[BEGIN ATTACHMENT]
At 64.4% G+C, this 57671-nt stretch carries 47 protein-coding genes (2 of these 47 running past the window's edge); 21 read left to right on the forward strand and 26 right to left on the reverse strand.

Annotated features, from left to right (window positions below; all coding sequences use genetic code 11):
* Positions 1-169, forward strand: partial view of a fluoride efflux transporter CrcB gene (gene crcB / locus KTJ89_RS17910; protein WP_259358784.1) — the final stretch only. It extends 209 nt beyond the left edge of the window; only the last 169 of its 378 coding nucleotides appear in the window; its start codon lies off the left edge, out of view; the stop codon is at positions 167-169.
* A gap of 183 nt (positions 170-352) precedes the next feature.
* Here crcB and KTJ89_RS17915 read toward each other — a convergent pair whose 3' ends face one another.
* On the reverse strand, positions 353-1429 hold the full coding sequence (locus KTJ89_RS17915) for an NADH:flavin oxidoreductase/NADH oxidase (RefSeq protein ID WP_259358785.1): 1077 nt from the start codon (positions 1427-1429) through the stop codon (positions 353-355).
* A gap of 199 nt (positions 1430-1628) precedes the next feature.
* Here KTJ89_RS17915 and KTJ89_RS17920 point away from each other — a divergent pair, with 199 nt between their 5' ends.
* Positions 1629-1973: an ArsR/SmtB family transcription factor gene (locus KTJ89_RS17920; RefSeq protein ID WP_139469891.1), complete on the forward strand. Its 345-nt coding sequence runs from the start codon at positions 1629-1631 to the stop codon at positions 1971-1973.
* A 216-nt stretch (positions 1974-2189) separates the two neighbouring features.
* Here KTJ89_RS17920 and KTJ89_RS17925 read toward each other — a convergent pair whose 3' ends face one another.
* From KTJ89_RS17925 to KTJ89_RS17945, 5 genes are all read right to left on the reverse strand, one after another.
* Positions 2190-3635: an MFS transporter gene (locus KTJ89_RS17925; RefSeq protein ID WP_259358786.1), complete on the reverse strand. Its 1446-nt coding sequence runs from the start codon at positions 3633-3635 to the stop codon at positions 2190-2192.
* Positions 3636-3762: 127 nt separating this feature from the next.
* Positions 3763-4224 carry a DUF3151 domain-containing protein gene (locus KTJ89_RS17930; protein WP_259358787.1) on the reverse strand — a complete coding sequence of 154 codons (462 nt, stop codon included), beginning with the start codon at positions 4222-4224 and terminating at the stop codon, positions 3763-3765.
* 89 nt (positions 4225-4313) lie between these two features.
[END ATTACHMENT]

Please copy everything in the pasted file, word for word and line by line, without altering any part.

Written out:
At 64.4% G+C, this 57671-nt stretch carries 47 protein-coding genes (2 of these 47 running past the window's edge); 21 read left to right on the forward strand and 26 right to left on the reverse strand.

Annotated features, from left to right (window positions below; all coding sequences use genetic code 11):
* Positions 1-169, forward strand: partial view of a fluoride efflux transporter CrcB gene (gene crcB / locus KTJ89_RS17910; protein WP_259358784.1) — the final stretch only. It extends 209 nt beyond the left edge of the window; only the last 169 of its 378 coding nucleotides appear in the window; its start codon lies off the left edge, out of view; the stop codon is at positions 167-169.
* A gap of 183 nt (positions 170-352) precedes the next feature.
* Here crcB and KTJ89_RS17915 read toward each other — a convergent pair whose 3' ends face one another.
* On the reverse strand, positions 353-1429 hold the full coding sequence (locus KTJ89_RS17915) for an NADH:flavin oxidoreductase/NADH oxidase (RefSeq protein ID WP_259358785.1): 1077 nt from the start codon (positions 1427-1429) through the stop codon (positions 353-355).
* A gap of 199 nt (positions 1430-1628) precedes the next feature.
* Here KTJ89_RS17915 and KTJ89_RS17920 point away from each other — a divergent pair, with 199 nt between their 5' ends.
* Positions 1629-1973: an ArsR/SmtB family transcription factor gene (locus KTJ89_RS17920; RefSeq protein ID WP_139469891.1), complete on the forward strand. Its 345-nt coding sequence runs from the start codon at positions 1629-1631 to the stop codon at positions 1971-1973.
* A 216-nt stretch (positions 1974-2189) separates the two neighbouring features.
* Here KTJ89_RS17920 and KTJ89_RS17925 read toward each other — a convergent pair whose 3' ends face one another.
* From KTJ89_RS17925 to KTJ89_RS17945, 5 genes are all read right to left on the reverse strand, one after another.
* Positions 2190-3635: an MFS transporter gene (locus KTJ89_RS17925; RefSeq protein ID WP_259358786.1), complete on the reverse strand. Its 1446-nt coding sequence runs from the start codon at positions 3633-3635 to the stop codon at positions 2190-2192.
* Positions 3636-3762: 127 nt separating this feature from the next.
* Positions 3763-4224 carry a DUF3151 domain-containing protein gene (locus KTJ89_RS17930; protein WP_259358787.1) on the reverse strand — a complete coding sequence of 154 codons (462 nt, stop codon included), beginning with the start codon at positions 4222-4224 and terminating at the stop codon, positions 3763-3765.
* 89 nt (positions 4225-4313) lie between these two features.